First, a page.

It will now be apparent to the reader that the present system, whether embodied in a standalone version 20 or into autonomous workstations, provides an extremely sturdy upper body support for a user. The provision of the forwardly extending feet and desk extensions provide an anti-tip support structure which allows one to place his or her entire weight on the armrests of the invention without fear of the device tipping forward, as contrasted with previous add-on devices of the prior art. A further primary advantage of the present invention is the ability to vertically adjust the armrests and keyboard platform to suit the individual user. Once the optimum height of the upper body support apparatus is fixed, the user may then adjustably position the armrests to their individual width. Finally, the system provides a planar support surface for the user's arm extending from the elbow all the way to the fingers. Such comprehensive, sturdy support for a user such as a keyboard operator will help prevent the occurrence of repetitive strain injuries.
Standalone Workstation with Central Mouse Pad and Optional Side Table
FIG. 10 illustrates an alternative embodiment of a standalone workstation 170 in many ways similar to the system 20 shown in FIG. 1 but with several functional changes. The workstation 170 comprises the lower legs 172 having upright tubular stanchions (not shown) attached thereto and supporting a generally horizontal subframe (not shown but similar to the subframe 36 described for FIG. 1). The subframe supports a keyboard platform 174, a wrist pad 176 and a pair of armrest support assemblies 178 for a pair of armrests 180.
The wrist pad 176 is generally constructed in an identical manner to the wrist pad 38 described previously, and preferably includes a rigid base fixedly attached to the horizontal subframe and an upper cushion comprising a foam-filled vinyl pad. The previously described wrist pad 38 was positioned at the front edge of the subframe 36 and extended the entire width of the subframe. The front-to-back dimension of the wrist pad 38 is three or four inches, or approximately one-quarter of the full front to back dimension of the subframe 36.
The alternative wrist pad 176 shown in FIG. 10, on the other hand, includes the main transverse body portion extending the entire width of the subframe and also has a central forwardly extending mouse pad 182 adjacent the armrests 180. This mouse pad extension 182 extends forwardly a distance approximately equal to the front-to-back distance of the main body portion of the wrist pad 176. In a preferred embodiment, the mouse pad extension 182 is unsupported by the subframe and is formed as an integral unit with the main body portion of the wrist pad 176. Other arrangements are possible, however, such as a longer forwardly extending mouse pad extension fully supported underneath by the subframe, or an extension which is manufactured as a separate piece from the main body portion of the wrist pad but of similar construction so that when the two components are juxtaposed they define a planar upper surface. Desirably, the mouse pad extension 182, wrist pad 176 and armrests 180 are configured to provide coplanar upper support surfaces which combine to form a continuous platform for the entire wrist, forearm and upper body of the operator.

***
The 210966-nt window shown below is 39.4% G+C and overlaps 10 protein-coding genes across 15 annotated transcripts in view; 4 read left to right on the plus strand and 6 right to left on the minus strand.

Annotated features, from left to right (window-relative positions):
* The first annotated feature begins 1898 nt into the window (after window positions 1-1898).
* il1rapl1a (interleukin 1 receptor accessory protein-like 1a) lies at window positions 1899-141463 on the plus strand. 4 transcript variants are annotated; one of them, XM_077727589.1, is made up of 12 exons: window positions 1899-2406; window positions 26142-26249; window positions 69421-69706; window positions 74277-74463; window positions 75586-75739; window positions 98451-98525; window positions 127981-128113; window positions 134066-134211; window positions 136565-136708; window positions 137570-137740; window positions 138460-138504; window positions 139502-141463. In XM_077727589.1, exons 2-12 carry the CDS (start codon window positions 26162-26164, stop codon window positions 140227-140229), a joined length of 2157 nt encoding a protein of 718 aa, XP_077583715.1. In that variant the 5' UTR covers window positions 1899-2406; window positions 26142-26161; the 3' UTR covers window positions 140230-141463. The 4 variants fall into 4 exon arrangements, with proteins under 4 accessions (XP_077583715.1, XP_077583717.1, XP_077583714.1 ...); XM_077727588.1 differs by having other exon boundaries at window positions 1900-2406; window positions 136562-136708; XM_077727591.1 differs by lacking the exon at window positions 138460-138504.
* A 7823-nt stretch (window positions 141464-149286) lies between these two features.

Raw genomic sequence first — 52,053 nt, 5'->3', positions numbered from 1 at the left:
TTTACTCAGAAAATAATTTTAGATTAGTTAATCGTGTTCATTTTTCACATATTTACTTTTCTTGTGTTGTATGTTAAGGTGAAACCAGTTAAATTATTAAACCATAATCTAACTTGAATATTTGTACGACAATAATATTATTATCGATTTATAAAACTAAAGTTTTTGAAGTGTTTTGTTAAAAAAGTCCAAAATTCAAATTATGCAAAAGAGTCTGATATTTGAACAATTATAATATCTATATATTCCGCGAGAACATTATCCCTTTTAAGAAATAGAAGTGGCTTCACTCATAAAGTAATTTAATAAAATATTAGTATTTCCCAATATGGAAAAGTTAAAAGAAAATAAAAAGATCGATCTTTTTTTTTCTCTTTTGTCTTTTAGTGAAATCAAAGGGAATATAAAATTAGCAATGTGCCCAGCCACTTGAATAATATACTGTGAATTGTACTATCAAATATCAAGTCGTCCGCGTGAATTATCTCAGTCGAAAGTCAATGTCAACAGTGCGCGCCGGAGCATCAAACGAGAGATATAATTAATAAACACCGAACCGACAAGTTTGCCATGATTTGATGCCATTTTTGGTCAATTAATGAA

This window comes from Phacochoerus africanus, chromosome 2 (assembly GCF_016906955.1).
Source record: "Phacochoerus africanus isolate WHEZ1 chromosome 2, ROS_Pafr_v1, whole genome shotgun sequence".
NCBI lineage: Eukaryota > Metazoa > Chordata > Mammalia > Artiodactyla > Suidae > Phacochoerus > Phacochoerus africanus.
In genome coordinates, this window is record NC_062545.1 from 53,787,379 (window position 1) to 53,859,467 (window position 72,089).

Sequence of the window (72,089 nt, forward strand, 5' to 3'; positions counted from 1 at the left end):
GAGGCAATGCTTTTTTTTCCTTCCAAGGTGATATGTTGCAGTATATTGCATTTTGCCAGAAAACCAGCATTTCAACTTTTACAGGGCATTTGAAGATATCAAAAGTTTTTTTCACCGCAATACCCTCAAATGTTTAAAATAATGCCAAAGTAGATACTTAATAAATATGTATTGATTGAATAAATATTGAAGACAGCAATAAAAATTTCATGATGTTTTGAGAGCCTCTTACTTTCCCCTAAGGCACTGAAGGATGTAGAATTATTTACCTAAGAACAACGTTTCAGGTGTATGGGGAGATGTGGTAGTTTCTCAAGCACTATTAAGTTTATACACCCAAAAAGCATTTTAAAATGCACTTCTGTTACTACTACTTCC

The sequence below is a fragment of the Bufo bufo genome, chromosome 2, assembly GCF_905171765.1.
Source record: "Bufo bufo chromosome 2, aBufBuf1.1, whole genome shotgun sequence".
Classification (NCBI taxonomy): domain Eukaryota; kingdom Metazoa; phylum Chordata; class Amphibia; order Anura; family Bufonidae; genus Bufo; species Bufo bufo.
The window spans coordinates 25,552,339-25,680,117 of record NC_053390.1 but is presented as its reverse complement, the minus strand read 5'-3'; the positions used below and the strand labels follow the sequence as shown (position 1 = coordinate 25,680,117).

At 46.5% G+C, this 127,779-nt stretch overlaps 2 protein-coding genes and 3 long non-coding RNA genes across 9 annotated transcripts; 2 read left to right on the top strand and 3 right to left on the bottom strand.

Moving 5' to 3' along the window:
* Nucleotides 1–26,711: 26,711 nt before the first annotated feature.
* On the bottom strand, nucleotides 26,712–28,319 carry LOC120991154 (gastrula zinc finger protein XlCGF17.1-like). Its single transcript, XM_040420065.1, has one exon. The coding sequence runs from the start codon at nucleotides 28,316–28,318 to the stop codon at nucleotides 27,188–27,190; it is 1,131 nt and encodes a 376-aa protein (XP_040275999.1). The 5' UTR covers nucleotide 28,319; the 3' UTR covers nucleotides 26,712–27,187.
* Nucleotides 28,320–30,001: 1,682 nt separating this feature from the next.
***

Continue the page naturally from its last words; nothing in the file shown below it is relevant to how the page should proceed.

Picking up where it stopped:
The alternative standalone workstation 170 further includes an optional side table 184 capable of being positioned on either side of the subframe. Each armrest support assembly 178 comprises a U-shaped frame 186 defined by a pair of transversely extending frame legs 188 and a central connecting portion 190. The U-shaped frame 186 is slidable transversely within the horizontal subframe, as was previously described. A rigid linkage bar 192 is pivotably connected to the connecting portion 190 to rotate about a horizontal axis relative thereto. The linkage bar 192 is also rotatably coupled at its other end to an armrest support bracket 194 which is rigidly attached to the armrest 180. The entire armrest support assembly 178 is thus substantially identical to the armrest support assembly 46 as previously described.
In a divergence from the previous armrest support assembly 46, the alternative support assembly 178 includes a pair of elongated sliding members or side table support bars 196a, 196b which extend transversely through side apertures into the U-shaped frame legs 188. The front sliding member 196a functions as a catch member to support the linkage bar 192 and armrest 180, in a similar manner to the previously described catch member 58. In addition, the front and rear sliding members 196a,b may be extended transversely outward relative to the U-shaped frame 186 to provide coplanar supports for the side table 184. It is contemplated that a positive lock may be provided for each sliding member 196 to fix its transverse position with respect to the U-shaped frame 186. Such a lock may be a set screw arrangement, a pin in cooperation with a series of holes in the sliding members 196, or other such structures well known in the art.